dc.description.abstractSession presented on Sunday, July 26, 2015: Purpose: The purpose of this research study was to determine through techniques associated with program theory-driven evaluation science (Donaldson, 2007) whether the program inputs of an associate degree program, located in a culturally diverse urban location, can produce intended program outcomes.' These program outcomes are aligned with the definition of cultural competence for nursing students: cultural attitude, cultural knowledge, and cultural skill (AACN, 2008), and have been adopted by the accrediting organization for Associate Degree Nursing Programs (ACEN, 2013).' The current research reviewed the extent to which nursing students meet the program's accreditation requirements of cultural competence.' Through this comprehensive assessment of curriculum, curriculum implementation, and program goals, this research has yielded data that can be generalized to other nursing programs governed by the same accreditation standards. Methods: The method for this research study used a program theory-driven evaluation design, where program inputs were reviewed to determine their role in meeting program outcomes.' This evaluative approach looked at cultural competency theory, accreditation standards, program objectives, adult learning theory, program curriculum, and implementation of curriculum.' The evaluation identified how cultural competency of students is evaluated by the nursing program, as well as how program objectives associated with cultural competency align with accreditation standards on cultural competency.' A causal-comparative non-experimental research design reviewed cultural competency levels of a control group (freshmen nursing students entering the nursing program) and an experimental group (senior nursing students completing the nursing program) to produce data reflecting cultural competency levels of students based on Campinha-Bacote's Cultural Competency Tool (IAPCC-SV, 2007). Results: The results of the study showed that using a causal-comparative non-experimental design embedded in the conceptual framework, the results of data analysis from 110 nursing students yielded statistical significance between those students entering the nursing program and those students graduating the nursing program in relation to the cultural concepts of knowledge, skill, and overall level of cultural competence.' Thus, based on the results of this research the target college did meet both the program objectives and the accreditation standards of graduating culturally competent nurses. Using program theory-driven evaluation proved to be an effective research design to evaluate the ability of an associate degree program in northeastern United States in meeting program objectives and accreditation standards.'Since the ACEN and CCNE accreditation organizations share similar accreditation standards on cultural competence and include similar exemplars of how cultural competency has been introduced into nursing programs, this research design could be replicated with few modifications.'' Conclusion: In conclusion, a review of the literature revealed a gap in the evaluation of a whole program, rather than evaluation of a specific cultural project or cultural course embedded in the curriculum of nursing programs.' Most research studies that had been conducted were reflective of only baccalaureate curriculums, and did not show statistical significance in the attainment of cultural competence; rather, statistical significance was revealed in one or two of the five cultural constructs which make up cultural competence.' Based on data analysis, this research study showed a statistically significant difference in cultural competency between nursing graduates (experimental group) compared to the beginning nursing students (control group).' Additionally, this research design showed how the conceptual framework of program theory-driven evaluation can be adapted to the field of nursing education, and provided the two year nursing program with the validation they needed to confirm that their program objectives were being met with their curriculum and implementation of the curriculum by their faculty.en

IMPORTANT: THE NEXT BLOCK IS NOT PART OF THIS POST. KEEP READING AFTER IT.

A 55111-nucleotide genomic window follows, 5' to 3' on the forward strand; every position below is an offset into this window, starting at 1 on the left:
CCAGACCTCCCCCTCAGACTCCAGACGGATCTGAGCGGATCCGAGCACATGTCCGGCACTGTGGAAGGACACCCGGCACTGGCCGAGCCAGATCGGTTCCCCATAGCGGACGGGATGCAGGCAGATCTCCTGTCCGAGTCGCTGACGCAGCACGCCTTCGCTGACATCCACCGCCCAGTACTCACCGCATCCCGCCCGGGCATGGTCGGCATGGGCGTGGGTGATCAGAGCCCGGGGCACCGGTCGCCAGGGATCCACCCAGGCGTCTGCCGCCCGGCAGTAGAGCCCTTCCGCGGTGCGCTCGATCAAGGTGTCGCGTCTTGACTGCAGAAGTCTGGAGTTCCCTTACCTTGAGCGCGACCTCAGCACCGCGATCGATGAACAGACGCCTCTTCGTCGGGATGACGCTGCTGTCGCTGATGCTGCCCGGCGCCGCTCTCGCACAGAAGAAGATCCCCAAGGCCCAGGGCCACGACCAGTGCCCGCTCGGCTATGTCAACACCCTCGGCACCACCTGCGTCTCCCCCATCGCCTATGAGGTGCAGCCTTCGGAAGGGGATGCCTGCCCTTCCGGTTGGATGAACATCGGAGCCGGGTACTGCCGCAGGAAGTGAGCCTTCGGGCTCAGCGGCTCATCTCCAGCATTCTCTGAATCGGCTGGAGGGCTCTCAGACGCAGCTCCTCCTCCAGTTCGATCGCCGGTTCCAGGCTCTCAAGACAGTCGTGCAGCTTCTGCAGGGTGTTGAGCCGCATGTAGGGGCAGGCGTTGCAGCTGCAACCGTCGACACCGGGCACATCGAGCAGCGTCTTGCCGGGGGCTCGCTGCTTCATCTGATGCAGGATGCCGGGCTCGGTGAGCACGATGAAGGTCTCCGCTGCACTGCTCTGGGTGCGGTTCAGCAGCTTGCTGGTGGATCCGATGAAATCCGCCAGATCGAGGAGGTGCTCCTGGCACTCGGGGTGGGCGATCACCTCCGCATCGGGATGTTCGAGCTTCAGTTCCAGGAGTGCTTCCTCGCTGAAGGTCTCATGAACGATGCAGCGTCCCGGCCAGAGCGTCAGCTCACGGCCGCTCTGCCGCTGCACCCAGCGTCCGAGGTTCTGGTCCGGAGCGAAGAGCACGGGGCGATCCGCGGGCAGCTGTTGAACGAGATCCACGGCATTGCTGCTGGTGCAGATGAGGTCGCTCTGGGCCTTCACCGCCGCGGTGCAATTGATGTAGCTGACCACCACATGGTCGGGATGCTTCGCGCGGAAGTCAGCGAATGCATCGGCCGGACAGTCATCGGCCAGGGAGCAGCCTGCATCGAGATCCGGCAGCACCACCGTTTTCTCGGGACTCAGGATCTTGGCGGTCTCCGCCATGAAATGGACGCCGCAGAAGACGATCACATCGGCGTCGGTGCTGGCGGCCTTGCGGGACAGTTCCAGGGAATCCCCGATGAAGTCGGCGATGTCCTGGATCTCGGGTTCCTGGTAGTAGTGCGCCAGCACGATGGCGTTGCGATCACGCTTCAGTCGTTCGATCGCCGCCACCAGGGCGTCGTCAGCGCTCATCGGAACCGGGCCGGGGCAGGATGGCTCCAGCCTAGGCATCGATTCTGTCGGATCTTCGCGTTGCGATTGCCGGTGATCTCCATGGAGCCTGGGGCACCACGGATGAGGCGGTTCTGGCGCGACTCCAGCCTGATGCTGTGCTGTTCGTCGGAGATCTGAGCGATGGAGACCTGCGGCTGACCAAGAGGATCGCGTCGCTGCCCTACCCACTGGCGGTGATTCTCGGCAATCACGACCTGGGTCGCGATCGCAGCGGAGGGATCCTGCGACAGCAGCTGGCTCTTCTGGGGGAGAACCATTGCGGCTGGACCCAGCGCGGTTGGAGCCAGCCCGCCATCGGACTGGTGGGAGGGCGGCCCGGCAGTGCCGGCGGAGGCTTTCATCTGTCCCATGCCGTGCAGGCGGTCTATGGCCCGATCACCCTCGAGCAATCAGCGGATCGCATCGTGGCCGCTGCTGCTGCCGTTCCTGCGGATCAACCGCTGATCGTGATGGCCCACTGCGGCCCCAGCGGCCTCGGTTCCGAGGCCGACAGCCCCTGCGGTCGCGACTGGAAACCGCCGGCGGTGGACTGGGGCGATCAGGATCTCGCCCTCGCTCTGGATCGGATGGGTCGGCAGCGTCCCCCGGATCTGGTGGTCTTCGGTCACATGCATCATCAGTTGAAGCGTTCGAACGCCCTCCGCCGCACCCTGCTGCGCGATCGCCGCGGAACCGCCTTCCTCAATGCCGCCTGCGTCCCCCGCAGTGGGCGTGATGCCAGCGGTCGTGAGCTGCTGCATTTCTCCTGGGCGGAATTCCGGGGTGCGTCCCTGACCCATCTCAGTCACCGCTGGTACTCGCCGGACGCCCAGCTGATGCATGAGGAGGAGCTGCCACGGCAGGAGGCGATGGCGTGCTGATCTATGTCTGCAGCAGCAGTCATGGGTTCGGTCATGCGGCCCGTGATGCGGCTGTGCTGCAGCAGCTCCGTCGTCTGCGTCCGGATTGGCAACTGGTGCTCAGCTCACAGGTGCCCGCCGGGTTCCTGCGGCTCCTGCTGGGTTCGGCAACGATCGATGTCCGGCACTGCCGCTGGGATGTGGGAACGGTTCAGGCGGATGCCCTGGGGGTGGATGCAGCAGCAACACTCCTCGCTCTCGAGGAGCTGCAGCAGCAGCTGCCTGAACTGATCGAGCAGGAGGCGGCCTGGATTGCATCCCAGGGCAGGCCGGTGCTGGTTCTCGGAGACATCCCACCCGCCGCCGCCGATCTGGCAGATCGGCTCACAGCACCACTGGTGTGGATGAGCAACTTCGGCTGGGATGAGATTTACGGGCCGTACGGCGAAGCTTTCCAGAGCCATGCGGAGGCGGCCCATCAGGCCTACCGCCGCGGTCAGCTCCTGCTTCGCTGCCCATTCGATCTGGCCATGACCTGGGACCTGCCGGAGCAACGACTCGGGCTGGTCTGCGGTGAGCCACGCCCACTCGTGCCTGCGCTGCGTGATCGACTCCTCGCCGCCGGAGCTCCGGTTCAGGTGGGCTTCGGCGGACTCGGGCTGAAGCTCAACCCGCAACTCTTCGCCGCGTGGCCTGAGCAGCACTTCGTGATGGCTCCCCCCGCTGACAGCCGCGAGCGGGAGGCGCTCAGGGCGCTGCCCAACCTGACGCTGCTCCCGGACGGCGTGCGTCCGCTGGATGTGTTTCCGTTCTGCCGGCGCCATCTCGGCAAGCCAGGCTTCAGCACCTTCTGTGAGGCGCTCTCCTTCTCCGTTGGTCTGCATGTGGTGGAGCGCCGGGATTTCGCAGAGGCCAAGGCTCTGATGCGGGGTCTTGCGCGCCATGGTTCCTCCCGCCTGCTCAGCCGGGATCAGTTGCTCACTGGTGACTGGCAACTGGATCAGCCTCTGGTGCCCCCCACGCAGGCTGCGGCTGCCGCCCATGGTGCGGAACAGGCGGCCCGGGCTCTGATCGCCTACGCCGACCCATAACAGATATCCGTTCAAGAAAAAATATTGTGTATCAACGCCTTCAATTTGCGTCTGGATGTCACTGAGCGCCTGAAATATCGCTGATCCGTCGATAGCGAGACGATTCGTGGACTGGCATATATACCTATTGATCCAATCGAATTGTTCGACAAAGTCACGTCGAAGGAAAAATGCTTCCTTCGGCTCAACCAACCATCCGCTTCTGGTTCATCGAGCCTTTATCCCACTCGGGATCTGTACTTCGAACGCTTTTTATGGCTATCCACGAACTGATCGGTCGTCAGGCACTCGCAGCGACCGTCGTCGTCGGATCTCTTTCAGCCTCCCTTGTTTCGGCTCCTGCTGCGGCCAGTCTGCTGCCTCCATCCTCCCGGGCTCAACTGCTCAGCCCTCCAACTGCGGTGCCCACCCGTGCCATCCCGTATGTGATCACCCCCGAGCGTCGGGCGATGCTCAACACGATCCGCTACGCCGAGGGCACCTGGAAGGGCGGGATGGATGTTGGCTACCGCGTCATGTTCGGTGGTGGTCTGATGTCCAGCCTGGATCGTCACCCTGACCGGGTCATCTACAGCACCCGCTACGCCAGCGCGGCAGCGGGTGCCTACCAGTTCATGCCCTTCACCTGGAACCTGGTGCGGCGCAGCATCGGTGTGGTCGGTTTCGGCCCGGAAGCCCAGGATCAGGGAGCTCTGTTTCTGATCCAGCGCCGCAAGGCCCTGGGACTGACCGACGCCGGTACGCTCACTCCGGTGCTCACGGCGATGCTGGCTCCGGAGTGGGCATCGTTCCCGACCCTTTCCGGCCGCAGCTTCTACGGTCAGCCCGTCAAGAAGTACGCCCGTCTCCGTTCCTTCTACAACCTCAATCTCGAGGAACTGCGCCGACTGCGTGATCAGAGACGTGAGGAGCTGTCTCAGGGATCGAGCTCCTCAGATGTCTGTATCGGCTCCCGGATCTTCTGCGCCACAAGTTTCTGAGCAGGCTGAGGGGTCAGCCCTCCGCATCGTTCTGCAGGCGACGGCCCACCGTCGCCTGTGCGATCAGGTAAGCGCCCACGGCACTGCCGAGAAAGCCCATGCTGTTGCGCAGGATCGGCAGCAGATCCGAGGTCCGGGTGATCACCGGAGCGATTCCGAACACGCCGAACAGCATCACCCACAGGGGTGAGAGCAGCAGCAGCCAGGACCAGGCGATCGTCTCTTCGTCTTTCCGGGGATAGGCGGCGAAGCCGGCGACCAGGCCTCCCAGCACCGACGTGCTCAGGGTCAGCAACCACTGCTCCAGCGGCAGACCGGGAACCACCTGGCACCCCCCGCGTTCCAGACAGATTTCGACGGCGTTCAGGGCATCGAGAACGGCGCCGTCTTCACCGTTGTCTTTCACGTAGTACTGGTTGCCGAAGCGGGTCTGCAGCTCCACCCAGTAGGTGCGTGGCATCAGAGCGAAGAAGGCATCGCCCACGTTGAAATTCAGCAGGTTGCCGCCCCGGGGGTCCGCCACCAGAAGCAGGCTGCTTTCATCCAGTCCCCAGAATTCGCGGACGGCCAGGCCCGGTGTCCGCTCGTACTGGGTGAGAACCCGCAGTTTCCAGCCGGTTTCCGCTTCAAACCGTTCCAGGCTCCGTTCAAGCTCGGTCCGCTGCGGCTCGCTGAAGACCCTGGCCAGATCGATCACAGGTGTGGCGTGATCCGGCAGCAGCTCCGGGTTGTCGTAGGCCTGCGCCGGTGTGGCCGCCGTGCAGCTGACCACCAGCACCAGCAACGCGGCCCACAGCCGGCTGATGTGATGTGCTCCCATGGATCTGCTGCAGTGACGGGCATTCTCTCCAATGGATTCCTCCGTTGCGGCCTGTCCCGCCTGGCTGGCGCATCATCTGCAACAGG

dc.subjectProgram Theory-driven Evaluationen
dc.subjectCultural Competencyen
dc.subjectAlignment with Accreditation Standardsen
dc.date.available2016-03-17T12:58:47Zen
dc.date.issued2016-03-17-
dc.date.issued2016-03-17en
dc.date.accessioned2016-03-17T12:58:47Zen
dc.conference.date2015en
dc.conference.name26th International Nursing Research Congressen
dc.conference.hostSigma Theta Tau International, the Honor Society of Nursingen
dc.conference.locationSan Juan, Puerto Ricoen
dc.descriptionResearch Congress 2015 Theme: Question Locally, Engage Regionally, Apply Globally. Held at the Puerto Rico Convention Center.en